Lamb is a distinct and tasty meat, an iron rich food, and even high in Omega 3 fatty acids if it comes from sheep that have been raised on pasture. Most people have heard of “grass fed” meats and know the benefits — the Omega 3s, the lean nature of the meat, and the lack of a feed lot.
As it turns out, most commercially-raised lamb in the United States is raised on grass. The sheep in the picture are part of commercial lamb stock — a picture taken in central California in the spring time, not far from our home.
We have regularly seen sales on lamb in April and rarely see it otherwise. Now is the time to look for it. Buy it when you see it.
You can find lamb by watching supermarket circulars, but we also like to drop in on our area supermarkets, looking for what is called here the “manager’s special.” This is a code word for “this meat is close to its sell date and we have to sell it cheap.”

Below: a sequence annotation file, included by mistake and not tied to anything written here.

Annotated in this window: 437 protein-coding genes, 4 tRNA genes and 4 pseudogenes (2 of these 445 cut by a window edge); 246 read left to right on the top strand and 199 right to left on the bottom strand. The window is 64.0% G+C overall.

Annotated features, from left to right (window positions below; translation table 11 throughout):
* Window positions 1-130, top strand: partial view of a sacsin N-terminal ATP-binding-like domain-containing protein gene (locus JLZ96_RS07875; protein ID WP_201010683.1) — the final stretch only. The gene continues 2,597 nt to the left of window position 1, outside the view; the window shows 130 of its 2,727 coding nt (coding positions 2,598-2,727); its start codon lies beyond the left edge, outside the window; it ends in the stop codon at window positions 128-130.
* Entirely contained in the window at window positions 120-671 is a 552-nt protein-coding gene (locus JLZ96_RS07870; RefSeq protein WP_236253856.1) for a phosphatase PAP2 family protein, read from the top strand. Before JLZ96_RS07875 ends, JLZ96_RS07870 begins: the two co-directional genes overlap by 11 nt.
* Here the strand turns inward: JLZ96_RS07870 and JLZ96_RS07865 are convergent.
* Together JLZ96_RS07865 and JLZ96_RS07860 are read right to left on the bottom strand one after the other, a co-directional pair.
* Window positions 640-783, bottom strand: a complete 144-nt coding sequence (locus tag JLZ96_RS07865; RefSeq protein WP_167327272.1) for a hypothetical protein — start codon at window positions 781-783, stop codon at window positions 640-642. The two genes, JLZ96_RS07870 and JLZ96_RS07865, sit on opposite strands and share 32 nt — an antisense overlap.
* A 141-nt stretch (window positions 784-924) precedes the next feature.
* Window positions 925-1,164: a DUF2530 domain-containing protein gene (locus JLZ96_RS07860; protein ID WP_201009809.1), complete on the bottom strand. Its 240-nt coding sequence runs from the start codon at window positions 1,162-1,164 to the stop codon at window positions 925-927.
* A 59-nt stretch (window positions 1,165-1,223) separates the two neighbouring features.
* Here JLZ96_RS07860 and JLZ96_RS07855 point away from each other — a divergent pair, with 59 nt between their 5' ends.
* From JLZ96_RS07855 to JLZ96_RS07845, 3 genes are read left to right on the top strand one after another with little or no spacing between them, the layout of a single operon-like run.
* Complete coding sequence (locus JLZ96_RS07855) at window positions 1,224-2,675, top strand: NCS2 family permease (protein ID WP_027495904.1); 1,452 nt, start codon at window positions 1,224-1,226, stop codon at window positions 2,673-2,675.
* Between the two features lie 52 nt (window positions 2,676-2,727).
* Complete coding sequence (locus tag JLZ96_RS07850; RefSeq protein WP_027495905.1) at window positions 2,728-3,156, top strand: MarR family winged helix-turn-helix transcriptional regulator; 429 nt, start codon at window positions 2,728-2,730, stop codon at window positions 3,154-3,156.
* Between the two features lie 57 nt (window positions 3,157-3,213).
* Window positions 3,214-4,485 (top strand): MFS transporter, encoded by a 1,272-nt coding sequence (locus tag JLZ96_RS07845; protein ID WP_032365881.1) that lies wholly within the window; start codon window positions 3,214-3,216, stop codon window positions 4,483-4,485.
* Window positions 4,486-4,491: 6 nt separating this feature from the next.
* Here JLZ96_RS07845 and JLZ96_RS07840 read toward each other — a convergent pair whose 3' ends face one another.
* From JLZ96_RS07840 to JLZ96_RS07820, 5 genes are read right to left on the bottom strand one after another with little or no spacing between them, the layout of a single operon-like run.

With lamb in the store this season, you may find lamb as a manager’s special. The manager’s special may be a third of the regular price of the meat. We live for finding lamb as the manager’s special.
If you happen to get lucky and find some great meat as a manager’s special (or equivalent), you must remember this: DO NOT walk around the store wondering if you should buy it. Put it in your cart and then wander around the store wondering. If you decide not to buy it, you can take it back to the shelf. If you spend time thinking about it, I might be the one with the cart right behind you ready to buy the entire supply.
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